Forces acting on an oscillation particle during damped harmonic oscillations.
No body can oscillate with a constant amplitude in normal conditions owing to various factors like resistive forces acting on the body. When an object oscillates its natural frequency remains the same but amplitude keeps on decreases due to various resistive forces like damping force opposing the motion of the object. The given to the object at the beginning of the oscillation is dissipated in doing work against the resistive forces. As the energy decreases with time, the object comes to rest.
Forces acting on an oscillating particle
- This force tries to bring the object back to mean position. At the extreme position of oscillation the velocity is zero but due to inertia and restoring force( which is maximum at the extreme position) it comes back to its mean position. At the mean position velocity is maximum and restoring force is minimum.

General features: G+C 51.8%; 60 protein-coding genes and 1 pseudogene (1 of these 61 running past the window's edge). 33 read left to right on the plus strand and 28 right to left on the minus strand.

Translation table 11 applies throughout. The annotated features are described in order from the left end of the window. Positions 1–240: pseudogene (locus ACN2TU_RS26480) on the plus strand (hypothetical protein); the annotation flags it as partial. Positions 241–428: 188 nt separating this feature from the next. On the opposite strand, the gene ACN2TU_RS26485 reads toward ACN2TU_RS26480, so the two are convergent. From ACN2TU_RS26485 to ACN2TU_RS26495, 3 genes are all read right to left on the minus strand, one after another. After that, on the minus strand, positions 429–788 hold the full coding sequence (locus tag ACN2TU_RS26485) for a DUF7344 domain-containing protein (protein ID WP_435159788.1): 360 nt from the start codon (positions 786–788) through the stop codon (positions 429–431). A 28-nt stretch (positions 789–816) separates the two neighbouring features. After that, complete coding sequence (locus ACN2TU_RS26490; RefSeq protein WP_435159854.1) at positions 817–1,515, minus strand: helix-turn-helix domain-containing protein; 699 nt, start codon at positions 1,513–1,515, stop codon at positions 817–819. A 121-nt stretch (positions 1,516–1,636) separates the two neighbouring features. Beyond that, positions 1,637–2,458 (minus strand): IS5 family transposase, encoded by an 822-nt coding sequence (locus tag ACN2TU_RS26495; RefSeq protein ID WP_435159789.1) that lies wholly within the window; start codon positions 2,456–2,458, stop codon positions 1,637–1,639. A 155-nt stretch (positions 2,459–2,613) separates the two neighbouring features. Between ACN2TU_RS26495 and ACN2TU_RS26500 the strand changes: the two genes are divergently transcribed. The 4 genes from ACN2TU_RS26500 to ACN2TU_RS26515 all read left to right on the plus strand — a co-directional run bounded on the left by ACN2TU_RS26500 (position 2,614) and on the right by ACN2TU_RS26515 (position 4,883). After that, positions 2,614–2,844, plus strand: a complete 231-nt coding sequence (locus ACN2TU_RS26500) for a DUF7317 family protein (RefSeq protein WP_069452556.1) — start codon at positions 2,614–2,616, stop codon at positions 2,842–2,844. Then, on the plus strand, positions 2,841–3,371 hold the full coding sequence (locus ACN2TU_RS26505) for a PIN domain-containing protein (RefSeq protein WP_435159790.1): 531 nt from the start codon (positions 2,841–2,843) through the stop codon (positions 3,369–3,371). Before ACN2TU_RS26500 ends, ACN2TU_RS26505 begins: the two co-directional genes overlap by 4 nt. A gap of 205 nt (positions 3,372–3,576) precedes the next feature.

- Restoring force is directly proportional to the negative of displacement of the particle from its mean position during oscillation.
- Where k is the proportionality constant and x is the instantaneous displacement.
- Negative sign indicates that restoring force and displacement act in opposite directions.
- This force acts on a oscillating particle under normal conditions. It is a resistive force. Damping force is directly proportional to the negative of velocity. Negative sign indicates that damping force tries to reduce velocity.
- Where b is the damping constant and dx/dt represents instantaneous velocity.
- According to the above relation damping force is maximum at the mean position as velocity is maximum there and minimum at the extreme position as velocity is minmum there.
Force of inertia
- Every body set for oscillatory motion has inertia.
- Force is directly proportional to acceleration.
- Where m= mass and d^2x/dt^2 represents instantaneous acceleration.
- At equilibrium, force of inertia is balanced by restoring and damping force.